It was not the cereals, the minerals and woods of Kansas that attracted the attention and excited the admiration of the representatives of all nations, making every American citizen feel that the victory of Kansas was a national honor. It was the boldness of conception, .the daring of purpose, the intelligent and artistic arrangement, which shed so broad a light upon the manhood and culture of Kansas, as to force a conviction upon all spectators, that a people whose representatives could provide for, and whose agents could execute, such an undertaking, owned a country wherein it was good to dwell.
That work will be felt for years, and need only be supplemented, on the part of the State, by an intelligent and exhaustive collection of current facts of interest to the home-seeking. "1
These remarks seemed to confirm voices heard in Kansas during the concluding days of the Centennial Exposition that credited this major state publicizing effort with at least a partial influence on the migration of numerous new settlers to the state. For example, most instances the losses fell upon those who were in no wise able to bear them. "17
In warm weather windows were opened to provide ventilation. Window screens were nonexistent and flying insects easily entered. Few Kansans in 1876 associated diseases with insect carriers. Fleas, flies, and mosquitoes gained easy access to primitive housing. True, insects were pests -but major efforts were not made to eliminate them from the home. Much time would go by before people, in general, would become aware of the germ "theory of disease."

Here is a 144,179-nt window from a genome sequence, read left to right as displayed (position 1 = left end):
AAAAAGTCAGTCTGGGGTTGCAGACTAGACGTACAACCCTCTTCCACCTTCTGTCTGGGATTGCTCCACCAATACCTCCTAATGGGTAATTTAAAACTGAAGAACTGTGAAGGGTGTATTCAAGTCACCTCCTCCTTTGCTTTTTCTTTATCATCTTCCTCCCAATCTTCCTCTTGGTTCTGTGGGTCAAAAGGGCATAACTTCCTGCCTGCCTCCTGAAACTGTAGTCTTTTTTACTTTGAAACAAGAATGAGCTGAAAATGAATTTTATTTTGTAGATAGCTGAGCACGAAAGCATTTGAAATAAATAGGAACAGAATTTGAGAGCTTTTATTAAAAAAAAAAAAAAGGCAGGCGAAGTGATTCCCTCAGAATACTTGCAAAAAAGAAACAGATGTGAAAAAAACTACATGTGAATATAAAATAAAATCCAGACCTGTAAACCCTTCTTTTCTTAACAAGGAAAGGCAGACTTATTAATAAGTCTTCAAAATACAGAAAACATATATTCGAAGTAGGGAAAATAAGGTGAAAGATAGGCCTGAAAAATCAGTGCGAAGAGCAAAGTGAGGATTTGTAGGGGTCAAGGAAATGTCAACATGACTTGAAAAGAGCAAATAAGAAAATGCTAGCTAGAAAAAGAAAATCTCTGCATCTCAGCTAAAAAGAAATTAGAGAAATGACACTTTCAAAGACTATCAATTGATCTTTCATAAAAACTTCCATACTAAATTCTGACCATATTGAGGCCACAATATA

(Following information pertains to Lappin and Scrafford.)
Politics was an overriding concern of the newspaper reading public in Kansas of 1876. In detail, Kansans learned of fraud and corruption in high places in the federal government and in New York City, Kansas found that it had its share of corrupt action on the part of some of its county and state elected officials.
Possibly more attention was directed to the crime of the Kansas state treasurer, Samuel Lappin, who was asked to resign on December 20, 1875, when forged school bonds were found in the permanent school fund. Because Lappin was the second state treasurer forced to resign in less than two years, 'the Junction City Union bitterly complained as the story unfolded that, "The State Treasurer's office has been rotten since the year one, with the exception of the few months John Francis was in it. .18